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The best part of waking up - a good night's sleep
Losing Sleep Over the Economy

By Carol Ash, DO

The current economy has many people worried about their families, job security, mortgages and retirement savings. The day-to-day lives of American citizens have become filled with more anxiety and stress than ever before - ultimately leading to restless nights as well.

According to the National Sleep Foundation’s 2009 Sleep in America Poll, almost one-third of Americans are losing sleep due to concerns about their personal finances and the U.S.economy. In addition, the number of Americans that report getting less than 6 hours of sleep on average has increased significantly since 2001, while the number of Americans who report that they get 8 hours or more has decreased.

These results demonstrate that America is clearly experiencing the reality of threatening financial situations. In general, perceived threats have the ability to trigger a “fight or flight” response in the body, which releases adrenaline. Adrenaline produces vigilance and alertness, ultimately making sleep extremely difficult if not impossible.

Like food and water, sleep is a cornerstone of good health and enables peak performance. The results of the Sleep in America Poll are alarming, however may serve as a wake-up call for Americans to try and reclaim their once restful nights. By making a conscious and consistent effort to improve poor sleeping habits brought on by the challenging economy, it is possible to create a better “sleep routine” and improve your overall health in the process.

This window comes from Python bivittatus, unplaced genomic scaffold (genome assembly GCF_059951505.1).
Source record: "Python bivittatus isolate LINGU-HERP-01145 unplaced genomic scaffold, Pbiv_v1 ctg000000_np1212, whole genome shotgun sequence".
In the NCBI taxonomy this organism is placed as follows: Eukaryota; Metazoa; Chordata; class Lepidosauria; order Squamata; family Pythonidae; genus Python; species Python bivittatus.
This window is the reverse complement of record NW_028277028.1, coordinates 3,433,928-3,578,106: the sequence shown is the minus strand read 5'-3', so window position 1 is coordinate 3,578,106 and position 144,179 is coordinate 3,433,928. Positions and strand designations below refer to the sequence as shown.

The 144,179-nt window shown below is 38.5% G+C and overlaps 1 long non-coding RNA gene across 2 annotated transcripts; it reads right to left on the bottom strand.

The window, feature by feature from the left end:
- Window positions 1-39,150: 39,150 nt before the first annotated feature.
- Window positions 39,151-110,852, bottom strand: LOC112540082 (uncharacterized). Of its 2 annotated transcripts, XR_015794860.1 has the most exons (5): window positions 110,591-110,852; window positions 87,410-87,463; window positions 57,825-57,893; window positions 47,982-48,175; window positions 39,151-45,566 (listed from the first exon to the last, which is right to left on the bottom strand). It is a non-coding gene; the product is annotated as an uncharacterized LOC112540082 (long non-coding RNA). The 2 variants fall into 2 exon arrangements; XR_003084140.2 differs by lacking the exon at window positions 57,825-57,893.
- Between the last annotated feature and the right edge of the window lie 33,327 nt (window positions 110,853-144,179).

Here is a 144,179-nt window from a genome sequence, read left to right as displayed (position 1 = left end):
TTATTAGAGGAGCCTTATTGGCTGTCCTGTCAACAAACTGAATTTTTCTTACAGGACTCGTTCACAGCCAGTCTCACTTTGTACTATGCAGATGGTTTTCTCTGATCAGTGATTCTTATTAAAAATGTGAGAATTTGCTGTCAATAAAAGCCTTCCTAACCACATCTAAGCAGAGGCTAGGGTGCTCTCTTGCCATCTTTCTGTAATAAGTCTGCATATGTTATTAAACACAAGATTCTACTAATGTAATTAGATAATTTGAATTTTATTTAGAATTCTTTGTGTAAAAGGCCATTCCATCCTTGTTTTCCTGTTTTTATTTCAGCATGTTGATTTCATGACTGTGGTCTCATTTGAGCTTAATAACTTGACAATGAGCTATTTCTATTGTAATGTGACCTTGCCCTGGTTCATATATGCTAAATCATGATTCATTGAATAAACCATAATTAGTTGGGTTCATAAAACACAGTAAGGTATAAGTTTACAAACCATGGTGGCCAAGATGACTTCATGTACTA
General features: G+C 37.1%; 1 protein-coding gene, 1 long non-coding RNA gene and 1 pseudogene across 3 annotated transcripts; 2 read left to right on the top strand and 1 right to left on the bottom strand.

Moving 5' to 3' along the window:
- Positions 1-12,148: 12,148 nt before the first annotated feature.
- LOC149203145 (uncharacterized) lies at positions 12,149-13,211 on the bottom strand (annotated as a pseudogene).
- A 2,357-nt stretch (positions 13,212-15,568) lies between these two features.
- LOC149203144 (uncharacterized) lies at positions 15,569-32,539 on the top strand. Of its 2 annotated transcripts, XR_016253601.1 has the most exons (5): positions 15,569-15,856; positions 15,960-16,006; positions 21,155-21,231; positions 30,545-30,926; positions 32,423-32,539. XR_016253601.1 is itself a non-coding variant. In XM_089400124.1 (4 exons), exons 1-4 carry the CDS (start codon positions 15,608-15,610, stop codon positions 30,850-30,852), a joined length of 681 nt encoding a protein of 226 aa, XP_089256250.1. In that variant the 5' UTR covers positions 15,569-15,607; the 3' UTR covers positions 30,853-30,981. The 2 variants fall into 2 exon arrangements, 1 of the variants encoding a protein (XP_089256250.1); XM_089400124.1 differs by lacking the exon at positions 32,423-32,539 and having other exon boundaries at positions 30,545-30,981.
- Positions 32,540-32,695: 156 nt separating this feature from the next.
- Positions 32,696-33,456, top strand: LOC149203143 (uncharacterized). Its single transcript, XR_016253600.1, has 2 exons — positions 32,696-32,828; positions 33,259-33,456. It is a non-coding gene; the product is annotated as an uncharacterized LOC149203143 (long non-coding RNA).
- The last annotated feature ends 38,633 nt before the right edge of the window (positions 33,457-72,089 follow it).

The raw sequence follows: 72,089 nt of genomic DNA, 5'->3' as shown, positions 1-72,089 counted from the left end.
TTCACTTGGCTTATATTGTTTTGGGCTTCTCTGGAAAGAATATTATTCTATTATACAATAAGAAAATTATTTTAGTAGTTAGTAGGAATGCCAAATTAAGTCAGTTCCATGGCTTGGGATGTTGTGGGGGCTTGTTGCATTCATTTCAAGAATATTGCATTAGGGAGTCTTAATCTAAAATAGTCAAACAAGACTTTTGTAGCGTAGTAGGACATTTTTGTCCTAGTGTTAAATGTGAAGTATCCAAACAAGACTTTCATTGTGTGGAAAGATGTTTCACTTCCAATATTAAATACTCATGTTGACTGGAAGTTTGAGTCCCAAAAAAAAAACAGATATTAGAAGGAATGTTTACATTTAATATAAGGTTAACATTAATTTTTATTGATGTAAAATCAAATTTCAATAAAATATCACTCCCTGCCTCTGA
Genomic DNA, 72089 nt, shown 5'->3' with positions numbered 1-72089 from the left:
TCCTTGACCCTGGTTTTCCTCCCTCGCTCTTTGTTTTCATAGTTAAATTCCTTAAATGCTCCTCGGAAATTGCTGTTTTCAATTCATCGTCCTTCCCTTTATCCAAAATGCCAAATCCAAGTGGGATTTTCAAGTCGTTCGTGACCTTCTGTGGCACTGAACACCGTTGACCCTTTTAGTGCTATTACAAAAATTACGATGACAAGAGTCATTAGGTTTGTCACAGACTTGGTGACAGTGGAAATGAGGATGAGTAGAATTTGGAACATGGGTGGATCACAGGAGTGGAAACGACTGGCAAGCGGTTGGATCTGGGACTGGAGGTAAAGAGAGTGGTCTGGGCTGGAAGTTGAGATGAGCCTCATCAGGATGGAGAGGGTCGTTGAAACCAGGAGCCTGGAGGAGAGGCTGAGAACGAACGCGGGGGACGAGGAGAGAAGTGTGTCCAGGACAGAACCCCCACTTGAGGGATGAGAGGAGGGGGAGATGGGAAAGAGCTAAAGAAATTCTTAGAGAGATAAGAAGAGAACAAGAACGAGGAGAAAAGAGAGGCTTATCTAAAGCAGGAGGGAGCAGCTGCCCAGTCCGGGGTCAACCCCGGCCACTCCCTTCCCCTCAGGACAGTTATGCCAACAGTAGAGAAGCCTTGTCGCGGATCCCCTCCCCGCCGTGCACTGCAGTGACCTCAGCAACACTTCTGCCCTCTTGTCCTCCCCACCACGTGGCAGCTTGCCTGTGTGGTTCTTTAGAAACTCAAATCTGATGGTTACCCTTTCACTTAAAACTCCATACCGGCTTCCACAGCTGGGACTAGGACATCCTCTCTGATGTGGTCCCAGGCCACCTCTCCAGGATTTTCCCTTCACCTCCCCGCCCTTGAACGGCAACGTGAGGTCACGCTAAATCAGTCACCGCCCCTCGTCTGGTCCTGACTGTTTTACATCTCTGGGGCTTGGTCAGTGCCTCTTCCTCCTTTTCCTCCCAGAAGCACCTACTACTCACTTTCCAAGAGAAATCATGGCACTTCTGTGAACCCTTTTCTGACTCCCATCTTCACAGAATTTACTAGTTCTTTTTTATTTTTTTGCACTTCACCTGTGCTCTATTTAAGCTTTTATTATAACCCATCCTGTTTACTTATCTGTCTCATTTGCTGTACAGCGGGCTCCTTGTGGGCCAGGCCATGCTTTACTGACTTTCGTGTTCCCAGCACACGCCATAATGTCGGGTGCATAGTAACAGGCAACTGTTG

Winding down the same way each night, at the same time, and waking up at the same time each morning is a good start. Creating a relaxing, dark and cool environment to sleep in is another excellent approach. Finally, avoiding the use of electronics such as TVs and computers in the bedroom will help the brain to release sleep-inducing hormones. When experiencing difficulty in falling asleep, it helps to get out of bed and engage in a calming activity such as reading, and only returning to bed when relaxed and sleepy. It is also often helpful to sleep with the clock out-of-sight in order to avoid watching minutes tick by – a habit which can add to levels of anxiety.

In serious cases, if an individual goes for more than two weeks with disrupted sleep, it may be time for professional help. Board-certified sleep specialists are physicians trained to diagnose and treat more than 80 known sleep disorders. Signals of a more serious sleep problem include snoring, insomnia, brief periods of not breathing or gasping during sleep, excessive daytime sleepiness, personality changes/disorders, depression, loss of concentration or morning headaches.

In all cases, sleep is an invaluable part of life. Although the economy has caused many people undue anxieties, making a conscious effort to reclaim a good night’s rest will make their quality of sleep one less thing to worry about.   

Dr. Ash, a board-certified sleep specialist, is medical director of Sleep for Life at Somerset Medical Center.